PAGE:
It was, in many ways, precisely the descriptor that the festival had been lacking. The Austin confab’s film section has arguably suffered from a sort of middle-child syndrome. For all its growing maturity over the past decade, it’s found it hard to escape its reputation as the scrappier, lesser-storied younger sibling to SXSW’s foundational music offering, or as the more sedate counterpart to the flashy Interactive digital component.
- Andrew Barker
Bespoke clothing is an eye-opener for anyone of any gender persuasion: Only once you’ve worn a garment tailored specifically for your form do you realize how comparatively ill-fitting your regular store-bought wardrobe is. For transgender people, however, the upgrade is not just a luxury, but an affirmation of identity — a release from the unwelcoming cisgendered conventions of retail clothing. This little-considered niche takes center catwalk in “Suited,” Jason Benjamin’s short, sunnily illuminating profile of the Brooklyn-based tailoring outfit Bindle & Keep, which has cornered the market in suitmaking for those outside the gender binary. Slickly upbeat as it guides six contrasting clients through the measuring and fitting process, frosh helmer Benjamin’s film nonetheless gleans enough pointed personal testimonies along the way to add human weight to its makeover-tv format. The name presence of producer Lena Dunham, whose own sibling is among the subjects, will aid HBO’s promotion »
- Guy Lodge
The nine-day festival will screen 137 films, including 52 films from first-time filmmakers, 89 world premieres, 14 North American premieres and seven U.S. premieres. These films were selected from 2,455 feature-length film submissions composed of 1,467 U.S. and 990 international feature-length films from a total of 7,235 submissions.
Notable world premieres include Mike Birbiglia’s “Don’t Think Twice,” starring Keegan-Michael Key; Ti West’s “In a Valley of Violence,” starring Ethan Hawke and Taissa Farmiga; “The Master Cleanse,” starring Johnny Galecki and Anna Friel; Sophie Goodhart’s “My Blind Brother,” starring Adam Scott and Nick Kroll; “Shovel Buddies,” starring Bella Thorne; “The Trust,” starring Nicolas Cage and »
- Dave McNary
Dunham famously made her debut feature, Tiny Furniture, by setting most of it in her parents' New York loft..
Mathisen made hers in Paris, shooting in the three-storey apartment owned by the parents of her focus-puller. The space ended up doubling as two seperate apartments, plus a nightclub.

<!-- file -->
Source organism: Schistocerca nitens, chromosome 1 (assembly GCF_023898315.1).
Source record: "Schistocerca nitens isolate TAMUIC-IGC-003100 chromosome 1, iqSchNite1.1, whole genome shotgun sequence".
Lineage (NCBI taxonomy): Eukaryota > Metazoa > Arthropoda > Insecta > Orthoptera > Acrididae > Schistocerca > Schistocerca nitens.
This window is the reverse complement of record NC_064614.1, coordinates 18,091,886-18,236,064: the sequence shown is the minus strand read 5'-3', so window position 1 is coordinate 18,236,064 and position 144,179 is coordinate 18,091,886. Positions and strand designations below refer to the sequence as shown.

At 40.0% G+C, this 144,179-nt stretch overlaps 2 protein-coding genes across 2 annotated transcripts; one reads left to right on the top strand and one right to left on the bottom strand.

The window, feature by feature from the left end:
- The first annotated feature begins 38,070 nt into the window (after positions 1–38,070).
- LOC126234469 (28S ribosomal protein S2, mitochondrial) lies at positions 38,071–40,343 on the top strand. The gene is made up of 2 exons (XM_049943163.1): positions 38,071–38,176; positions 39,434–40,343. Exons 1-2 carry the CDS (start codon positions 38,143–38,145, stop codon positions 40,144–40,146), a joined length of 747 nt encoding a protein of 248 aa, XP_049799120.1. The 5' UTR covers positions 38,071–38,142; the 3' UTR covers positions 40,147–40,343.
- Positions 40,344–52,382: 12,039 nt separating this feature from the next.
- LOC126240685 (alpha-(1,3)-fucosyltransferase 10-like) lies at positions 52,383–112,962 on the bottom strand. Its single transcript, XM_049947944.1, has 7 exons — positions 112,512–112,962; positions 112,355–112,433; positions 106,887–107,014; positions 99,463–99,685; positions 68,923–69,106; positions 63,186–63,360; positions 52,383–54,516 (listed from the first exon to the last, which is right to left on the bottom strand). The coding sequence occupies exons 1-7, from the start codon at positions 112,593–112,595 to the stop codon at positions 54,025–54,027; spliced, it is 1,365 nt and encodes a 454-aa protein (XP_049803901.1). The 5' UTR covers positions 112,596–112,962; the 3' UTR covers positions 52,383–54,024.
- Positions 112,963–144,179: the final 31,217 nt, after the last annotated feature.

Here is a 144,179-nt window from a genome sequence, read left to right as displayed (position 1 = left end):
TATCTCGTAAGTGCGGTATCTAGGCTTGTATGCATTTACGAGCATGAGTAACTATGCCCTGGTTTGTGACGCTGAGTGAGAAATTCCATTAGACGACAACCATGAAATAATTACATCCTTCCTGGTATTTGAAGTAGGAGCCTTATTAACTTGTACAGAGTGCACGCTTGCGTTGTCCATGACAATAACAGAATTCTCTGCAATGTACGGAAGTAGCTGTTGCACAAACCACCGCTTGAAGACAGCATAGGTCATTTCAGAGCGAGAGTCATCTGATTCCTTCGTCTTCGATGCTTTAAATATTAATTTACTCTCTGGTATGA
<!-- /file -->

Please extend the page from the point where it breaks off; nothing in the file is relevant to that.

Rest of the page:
Mathisen, who also stars in the film, graduated from Vca as an actor, worked in theatre for a few years, then decamped to London for an Ma in acting for screen at London's Royal Central School of Speech and Drama..
While in London she became increasingly interested in scriptwriting, and ended up writing scripts for her fellow students..
"When it came time to do my thesis, I pitched that instead of making a short I'd make a feature instead", Mathisen told If. »
- Harry Windsor
Shortly after the Sundance Institute named their January Screenwriter’s Lab roster, it’s another West coast entity that is offering some support to the next gen of producers. The San Francisco Film Society folks have bestowed the Producer Fellowships to Reena Dutt, Kyle Martin (who is know best from producing Lena Dunham’s Tiny Furniture and Lance Edmands’ Bluebird) and Kimberly Parker (who most recently produced Katie Says Goodbye – a title we had pegged for Sundance). Here is the press release.
This round of Sffs Producer Fellowships runs from January to June 2016, kicking off with a 5-day networking trip to the Sundance Film Festival. In addition to this excursion, over the course of the Fellowship each winner will receive:
A $25,000–$40,000 cash grant to be used for living expenses. Individual amounts depend on place of residence and estimated travel costs to participate in Bay Area fellowship components.
Placement in our »
- Eric Lavallee
By Scott Feinberg
The Hollywood Reporter
Brigade, the bi-coastal publicity and marketing agency that guided this season’s awards campaign for Sean Baker’s Tangerine, the first on record to promote a transgender performer for a major Oscar nom, is formally launching an awards consultation division, The Hollywood Reporter has learned.
The company, which was established in 2010 by publicist Adam Kersh, digital marketer Tom Cunha and social media strategist Jean McDowell, has provided traditional publicity services for many indies, including Lena Dunham‘s Tiny Furniture and the early Brie Larson vehicle Short Term 12, and awards-specific services for Compliance, starring Ann Dowd, and the doc How to Survive a Plague, among many others.
Read the rest of this entry…
- Patrick Shanley
An avid student of the depiction of youth in movies, I’ve taken to calling the twenties, as we live them nowadays, the benties, after the British word “bent,” for messed up. And, while I realize not everyone will have found this decade of late adolescence / imposed maturity as disconcerting as all that, I know for a fact that most Millennials will be hard-pressed to argue this point. It’s why we’re called the Me-Me-Me Generation after all: for us, the top-down pressure to grow up, move out and settle down rarely takes before the big 3-0 starts looming large. Perhaps, with a little less “luck” on our side, we too might look to the extraordinary lives of, say, Kelly Reichardt’s young female characters, and strive to fight adversity to heroic results. But, for the purposes of this list, we’ll concern ourselves with the simpler, not necessarily brighter, »
15 items from 2016
IMDb.com, Inc. takes no responsibility for the content or accuracy of the above news articles, Tweets, or blog posts. This content is published for the entertainment of our users only. The news articles, Tweets, and blog posts do not represent IMDb's opinions nor can we guarantee that the reporting therein is completely factual. Please visit the source responsible for the item in question to report any concerns you may have regarding content or accuracy.See our NewsDesk partners